US President Donald Trump has won accolades for leading air and missile strikes in Syria, carried out by the US, UK and France in retaliation for a suspected chemical weapons attack.
Oubai Shahbandar, a fellow in New America’s international security program, told Arab News that Trump should be commended “for taking decisive action against Bashar Assad’s chemical weapons infrastructure.”
But as the smoke settles, he said: “It’s not clear whether Assad’s capacity to gas his people has been truly neutralized.
“(But) what is clear is that neither Iran nor Russia has the ability to counter these strikes. Assad’s weakness was exposed to the international community, as his air defense was also shown to be impotent.”
Shahbandar said that the international community should work further with the regional Arab alliance to ensure that Assad’s military machine was destroyed, paving the way for an equitable political solution and peace settlement.
“Anything short of that will sadly just continue the cycle of violence,” he said.
Dr. Majid Rafizadeh, Harvard-educated Iranian-American political scientist, told Arab News: “Although limited airstrikes send Assad a warning message, these will not resolve the Syrian conflict. The balance of power in Syria remains intact in favor of the Syrian regime, Iran, its proxies, Hezbollah and the Shiite militias.”
He said that comprehensive, articulate and multifaceted strategy is needed to resolve the crisis. “Such a strategy ought to include imposing no-fly zone, pushing Iran’s military, IRGC and Quds Force out of Syria by targeting its bases, conducting land and air operations simultaneously, and ultimately altering the regime which continues to commit crimes against humanity.”
The Syrian coalition of opposition forces described the strikes as “an important step toward crippling the regime and undermining its military capabilities.”
In a statement to Arab News, the coalition said further strikes should be carried out to prevent the regime and its “terrorist allied foreign militia” from using any weapons against Syrian civilians.
The goal must be to force the regime, Iran and Russia to engage in the political process, it said.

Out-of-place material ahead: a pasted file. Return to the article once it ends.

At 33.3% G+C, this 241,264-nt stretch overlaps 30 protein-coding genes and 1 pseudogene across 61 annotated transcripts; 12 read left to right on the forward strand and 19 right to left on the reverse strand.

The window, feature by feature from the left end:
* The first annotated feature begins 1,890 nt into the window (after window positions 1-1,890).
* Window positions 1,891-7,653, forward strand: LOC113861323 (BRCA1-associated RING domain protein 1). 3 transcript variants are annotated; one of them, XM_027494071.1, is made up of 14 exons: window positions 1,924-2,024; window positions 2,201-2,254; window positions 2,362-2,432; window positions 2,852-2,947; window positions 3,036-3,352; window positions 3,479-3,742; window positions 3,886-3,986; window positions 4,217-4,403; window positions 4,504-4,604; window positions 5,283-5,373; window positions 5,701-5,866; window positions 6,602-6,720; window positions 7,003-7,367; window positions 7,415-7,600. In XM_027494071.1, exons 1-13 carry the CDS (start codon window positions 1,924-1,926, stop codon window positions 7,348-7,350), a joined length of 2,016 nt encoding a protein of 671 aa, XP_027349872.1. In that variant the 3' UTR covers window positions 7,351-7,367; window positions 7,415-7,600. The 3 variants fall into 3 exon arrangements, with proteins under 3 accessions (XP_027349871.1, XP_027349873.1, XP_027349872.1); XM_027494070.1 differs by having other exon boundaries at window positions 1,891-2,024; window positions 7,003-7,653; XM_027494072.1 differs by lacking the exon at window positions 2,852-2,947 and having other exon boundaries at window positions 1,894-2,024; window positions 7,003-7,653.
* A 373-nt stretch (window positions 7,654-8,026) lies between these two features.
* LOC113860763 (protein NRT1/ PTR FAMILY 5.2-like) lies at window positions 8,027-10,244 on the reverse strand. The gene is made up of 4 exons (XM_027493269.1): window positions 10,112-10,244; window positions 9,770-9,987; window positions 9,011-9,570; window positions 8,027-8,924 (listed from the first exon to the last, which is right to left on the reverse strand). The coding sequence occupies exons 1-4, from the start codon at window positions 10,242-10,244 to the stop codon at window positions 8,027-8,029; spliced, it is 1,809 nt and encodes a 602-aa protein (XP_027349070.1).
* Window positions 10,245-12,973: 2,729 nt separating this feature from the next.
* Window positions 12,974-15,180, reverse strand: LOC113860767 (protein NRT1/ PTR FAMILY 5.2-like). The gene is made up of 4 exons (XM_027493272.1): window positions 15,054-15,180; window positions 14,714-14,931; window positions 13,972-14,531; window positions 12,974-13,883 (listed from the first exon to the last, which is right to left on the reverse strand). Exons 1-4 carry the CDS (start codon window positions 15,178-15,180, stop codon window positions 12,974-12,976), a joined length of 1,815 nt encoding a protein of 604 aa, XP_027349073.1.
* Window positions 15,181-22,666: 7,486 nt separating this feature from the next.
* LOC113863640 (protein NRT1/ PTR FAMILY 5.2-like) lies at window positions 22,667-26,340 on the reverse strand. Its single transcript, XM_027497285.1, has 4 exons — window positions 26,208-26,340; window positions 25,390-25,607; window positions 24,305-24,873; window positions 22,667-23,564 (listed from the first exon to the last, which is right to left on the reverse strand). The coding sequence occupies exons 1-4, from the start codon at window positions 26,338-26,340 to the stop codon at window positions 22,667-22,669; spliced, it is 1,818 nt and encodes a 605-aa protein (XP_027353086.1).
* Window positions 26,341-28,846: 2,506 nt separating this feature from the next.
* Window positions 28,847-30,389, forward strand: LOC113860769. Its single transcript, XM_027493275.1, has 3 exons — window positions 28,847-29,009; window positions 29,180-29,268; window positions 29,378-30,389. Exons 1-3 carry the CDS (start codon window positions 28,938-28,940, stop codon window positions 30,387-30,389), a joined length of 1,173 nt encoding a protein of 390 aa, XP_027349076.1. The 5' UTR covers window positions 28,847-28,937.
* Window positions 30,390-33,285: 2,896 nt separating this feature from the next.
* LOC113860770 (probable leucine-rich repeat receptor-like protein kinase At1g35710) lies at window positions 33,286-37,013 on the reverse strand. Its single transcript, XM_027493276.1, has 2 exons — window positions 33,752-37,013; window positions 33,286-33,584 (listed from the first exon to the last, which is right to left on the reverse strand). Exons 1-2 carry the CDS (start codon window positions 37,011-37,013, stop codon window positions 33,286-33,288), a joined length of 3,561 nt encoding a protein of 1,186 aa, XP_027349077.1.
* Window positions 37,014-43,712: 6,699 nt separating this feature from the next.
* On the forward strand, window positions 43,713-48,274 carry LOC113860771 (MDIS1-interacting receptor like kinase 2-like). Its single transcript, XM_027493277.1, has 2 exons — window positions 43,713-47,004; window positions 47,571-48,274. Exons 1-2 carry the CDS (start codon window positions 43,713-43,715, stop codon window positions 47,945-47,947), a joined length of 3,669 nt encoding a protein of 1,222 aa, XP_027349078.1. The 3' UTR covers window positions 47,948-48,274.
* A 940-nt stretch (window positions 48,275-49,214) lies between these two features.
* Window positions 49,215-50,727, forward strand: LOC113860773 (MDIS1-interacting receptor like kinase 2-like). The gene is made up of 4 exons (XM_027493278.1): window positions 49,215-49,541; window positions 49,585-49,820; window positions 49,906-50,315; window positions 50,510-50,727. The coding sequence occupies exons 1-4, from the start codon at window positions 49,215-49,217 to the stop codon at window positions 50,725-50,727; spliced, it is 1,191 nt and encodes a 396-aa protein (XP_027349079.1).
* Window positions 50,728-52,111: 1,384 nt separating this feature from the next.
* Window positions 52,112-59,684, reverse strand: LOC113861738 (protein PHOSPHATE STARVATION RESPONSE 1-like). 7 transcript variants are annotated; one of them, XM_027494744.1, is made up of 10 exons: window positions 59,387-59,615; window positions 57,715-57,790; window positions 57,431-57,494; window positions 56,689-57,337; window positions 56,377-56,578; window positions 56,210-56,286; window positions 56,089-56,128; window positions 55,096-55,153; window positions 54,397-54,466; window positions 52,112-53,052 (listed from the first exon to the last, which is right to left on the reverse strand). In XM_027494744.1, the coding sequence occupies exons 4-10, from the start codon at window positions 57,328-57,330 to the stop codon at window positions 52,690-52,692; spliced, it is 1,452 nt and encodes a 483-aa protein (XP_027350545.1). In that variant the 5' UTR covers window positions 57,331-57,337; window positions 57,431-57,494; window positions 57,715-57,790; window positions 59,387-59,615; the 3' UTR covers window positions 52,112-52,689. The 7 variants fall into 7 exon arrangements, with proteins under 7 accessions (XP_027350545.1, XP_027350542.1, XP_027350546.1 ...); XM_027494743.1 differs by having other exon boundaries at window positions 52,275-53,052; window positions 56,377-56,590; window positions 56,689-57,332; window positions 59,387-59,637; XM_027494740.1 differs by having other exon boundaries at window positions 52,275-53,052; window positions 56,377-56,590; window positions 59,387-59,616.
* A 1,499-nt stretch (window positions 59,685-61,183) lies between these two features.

The coalition held the Assad regime and its allies responsible for the current situation.
Bahia Al-Mardini, a UK-based Syrian journalist and human rights activist who fled regime persecution, told Arab News that Assad “is fully responsible for what is currently happening in Syria.”
She said: “All attacks against civilians by the regime and its allies, especially those using chemical weapons, must be stopped.”
Syrians deserve better than a choice between the evils of Assad and the poison of terrorism, she said.
Karl Dewey, a chemical and biological weapons expert at Jane’s by IHS Markit, said the extent of Syria’s chemical weapons infrastructure remains unclear, although at least three sites have been consistently highlighted: Masyaf, Dummar (Jamraya) and Barzeh.
Syrian authorities claim that more than 100 missiles were shot down by their air defense system. According to Russia, 103 missiles were fired and 71 shot down, Dewey said.
“If confirmed, it remains to be seen whether the allied attack fulfilled all its intended goals. It also remains to be seen if these strikes will deter the future use of chemical weapons,” he said.
The US strike last April did not deliver a consistent response and failed to deter chemical attacks, while the apparent success of Syria’s air defense system may give greater confidence to Damascus, particularly if the allied strike failed to destroy key targets or pre-existing chemical weapon stocks, Dewey said.